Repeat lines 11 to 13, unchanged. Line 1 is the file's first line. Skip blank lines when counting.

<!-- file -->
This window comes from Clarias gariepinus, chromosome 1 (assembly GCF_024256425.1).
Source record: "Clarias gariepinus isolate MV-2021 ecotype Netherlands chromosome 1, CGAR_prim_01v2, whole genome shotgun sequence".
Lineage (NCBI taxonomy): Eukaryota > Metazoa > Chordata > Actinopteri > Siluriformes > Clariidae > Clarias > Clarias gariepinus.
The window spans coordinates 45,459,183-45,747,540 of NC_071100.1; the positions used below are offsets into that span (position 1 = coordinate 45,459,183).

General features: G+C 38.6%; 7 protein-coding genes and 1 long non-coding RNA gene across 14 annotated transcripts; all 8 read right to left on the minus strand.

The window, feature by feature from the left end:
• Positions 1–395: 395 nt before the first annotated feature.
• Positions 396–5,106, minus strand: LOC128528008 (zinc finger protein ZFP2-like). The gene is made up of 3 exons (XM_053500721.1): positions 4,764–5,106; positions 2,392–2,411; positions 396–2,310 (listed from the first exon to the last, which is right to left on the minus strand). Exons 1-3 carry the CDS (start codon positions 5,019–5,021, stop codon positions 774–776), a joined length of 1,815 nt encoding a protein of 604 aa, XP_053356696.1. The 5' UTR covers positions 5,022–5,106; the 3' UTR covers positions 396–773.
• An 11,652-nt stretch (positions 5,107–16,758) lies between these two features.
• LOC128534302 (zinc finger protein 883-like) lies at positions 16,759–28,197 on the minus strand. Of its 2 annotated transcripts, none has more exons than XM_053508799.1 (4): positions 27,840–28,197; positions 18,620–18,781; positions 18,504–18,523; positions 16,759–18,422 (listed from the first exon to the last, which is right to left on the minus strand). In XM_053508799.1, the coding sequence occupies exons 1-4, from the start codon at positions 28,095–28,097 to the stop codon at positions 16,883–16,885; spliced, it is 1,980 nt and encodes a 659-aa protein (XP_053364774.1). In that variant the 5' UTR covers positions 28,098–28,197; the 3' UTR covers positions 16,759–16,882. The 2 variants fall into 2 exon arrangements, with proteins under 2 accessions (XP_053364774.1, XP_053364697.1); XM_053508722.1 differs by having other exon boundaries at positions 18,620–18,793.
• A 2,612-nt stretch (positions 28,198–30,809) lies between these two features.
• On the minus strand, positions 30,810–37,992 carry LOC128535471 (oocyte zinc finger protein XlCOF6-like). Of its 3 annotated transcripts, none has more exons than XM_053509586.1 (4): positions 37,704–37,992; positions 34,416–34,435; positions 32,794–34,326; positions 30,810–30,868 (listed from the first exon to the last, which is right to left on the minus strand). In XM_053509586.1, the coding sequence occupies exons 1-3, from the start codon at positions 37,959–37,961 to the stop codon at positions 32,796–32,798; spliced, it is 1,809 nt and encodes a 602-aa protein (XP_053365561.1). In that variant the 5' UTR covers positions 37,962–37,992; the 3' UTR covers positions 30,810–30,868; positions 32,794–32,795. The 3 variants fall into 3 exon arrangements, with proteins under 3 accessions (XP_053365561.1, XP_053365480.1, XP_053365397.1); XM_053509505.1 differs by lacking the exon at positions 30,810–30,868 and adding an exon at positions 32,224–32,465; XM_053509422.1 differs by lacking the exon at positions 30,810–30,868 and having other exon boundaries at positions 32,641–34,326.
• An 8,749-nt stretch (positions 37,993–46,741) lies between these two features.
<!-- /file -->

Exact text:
• A 2,612-nt stretch (positions 28,198–30,809) lies between these two features.
• On the minus strand, positions 30,810–37,992 carry LOC128535471 (oocyte zinc finger protein XlCOF6-like). Of its 3 annotated transcripts, none has more exons than XM_053509586.1 (4): positions 37,704–37,992; positions 34,416–34,435; positions 32,794–34,326; positions 30,810–30,868 (listed from the first exon to the last, which is right to left on the minus strand). In XM_053509586.1, the coding sequence occupies exons 1-3, from the start codon at positions 37,959–37,961 to the stop codon at positions 32,796–32,798; spliced, it is 1,809 nt and encodes a 602-aa protein (XP_053365561.1). In that variant the 5' UTR covers positions 37,962–37,992; the 3' UTR covers positions 30,810–30,868; positions 32,794–32,795. The 3 variants fall into 3 exon arrangements, with proteins under 3 accessions (XP_053365561.1, XP_053365480.1, XP_053365397.1); XM_053509505.1 differs by lacking the exon at positions 30,810–30,868 and adding an exon at positions 32,224–32,465; XM_053509422.1 differs by lacking the exon at positions 30,810–30,868 and having other exon boundaries at positions 32,641–34,326.
• An 8,749-nt stretch (positions 37,993–46,741) lies between these two features.